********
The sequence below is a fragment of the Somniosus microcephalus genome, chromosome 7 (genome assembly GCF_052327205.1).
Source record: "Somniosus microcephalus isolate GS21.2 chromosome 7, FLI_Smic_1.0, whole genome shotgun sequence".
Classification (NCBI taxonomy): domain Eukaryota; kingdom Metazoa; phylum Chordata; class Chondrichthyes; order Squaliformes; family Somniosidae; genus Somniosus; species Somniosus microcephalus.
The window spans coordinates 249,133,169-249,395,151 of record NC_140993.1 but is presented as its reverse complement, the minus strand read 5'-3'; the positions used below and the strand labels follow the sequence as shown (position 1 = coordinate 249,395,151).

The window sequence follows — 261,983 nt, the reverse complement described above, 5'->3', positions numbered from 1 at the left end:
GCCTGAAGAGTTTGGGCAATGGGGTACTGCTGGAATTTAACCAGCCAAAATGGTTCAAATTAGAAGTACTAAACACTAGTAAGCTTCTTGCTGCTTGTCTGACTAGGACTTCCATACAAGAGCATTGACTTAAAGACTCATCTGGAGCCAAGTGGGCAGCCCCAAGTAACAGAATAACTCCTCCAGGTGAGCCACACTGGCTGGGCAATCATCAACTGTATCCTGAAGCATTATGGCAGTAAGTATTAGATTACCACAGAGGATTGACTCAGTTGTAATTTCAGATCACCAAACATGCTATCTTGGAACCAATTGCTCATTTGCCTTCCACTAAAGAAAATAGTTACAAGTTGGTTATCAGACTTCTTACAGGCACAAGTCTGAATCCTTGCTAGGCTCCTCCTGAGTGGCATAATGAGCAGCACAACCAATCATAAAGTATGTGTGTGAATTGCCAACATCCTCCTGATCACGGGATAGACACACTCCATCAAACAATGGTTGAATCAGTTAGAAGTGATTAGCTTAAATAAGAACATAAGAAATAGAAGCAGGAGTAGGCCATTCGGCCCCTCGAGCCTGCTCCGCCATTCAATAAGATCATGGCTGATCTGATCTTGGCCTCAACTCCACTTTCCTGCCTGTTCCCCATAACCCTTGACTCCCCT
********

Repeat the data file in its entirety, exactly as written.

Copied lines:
The sequence below is a fragment of the Somniosus microcephalus genome, chromosome 7 (genome assembly GCF_052327205.1).
Source record: "Somniosus microcephalus isolate GS21.2 chromosome 7, FLI_Smic_1.0, whole genome shotgun sequence".
Classification (NCBI taxonomy): domain Eukaryota; kingdom Metazoa; phylum Chordata; class Chondrichthyes; order Squaliformes; family Somniosidae; genus Somniosus; species Somniosus microcephalus.
The window spans coordinates 249,133,169-249,395,151 of record NC_140993.1 but is presented as its reverse complement, the minus strand read 5'-3'; the positions used below and the strand labels follow the sequence as shown (position 1 = coordinate 249,395,151).

The window sequence follows — 261,983 nt, the reverse complement described above, 5'->3', positions numbered from 1 at the left end:
GCCTGAAGAGTTTGGGCAATGGGGTACTGCTGGAATTTAACCAGCCAAAATGGTTCAAATTAGAAGTACTAAACACTAGTAAGCTTCTTGCTGCTTGTCTGACTAGGACTTCCATACAAGAGCATTGACTTAAAGACTCATCTGGAGCCAAGTGGGCAGCCCCAAGTAACAGAATAACTCCTCCAGGTGAGCCACACTGGCTGGGCAATCATCAACTGTATCCTGAAGCATTATGGCAGTAAGTATTAGATTACCACAGAGGATTGACTCAGTTGTAATTTCAGATCACCAAACATGCTATCTTGGAACCAATTGCTCATTTGCCTTCCACTAAAGAAAATAGTTACAAGTTGGTTATCAGACTTCTTACAGGCACAAGTCTGAATCCTTGCTAGGCTCCTCCTGAGTGGCATAATGAGCAGCACAACCAATCATAAAGTATGTGTGTGAATTGCCAACATCCTCCTGATCACGGGATAGACACACTCCATCAAACAATGGTTGAATCAGTTAGAAGTGATTAGCTTAAATAAGAACATAAGAAATAGAAGCAGGAGTAGGCCATTCGGCCCCTCGAGCCTGCTCCGCCATTCAATAAGATCATGGCTGATCTGATCTTGGCCTCAACTCCACTTTCCTGCCTGTTCCCCATAACCCTTGACTCCCCT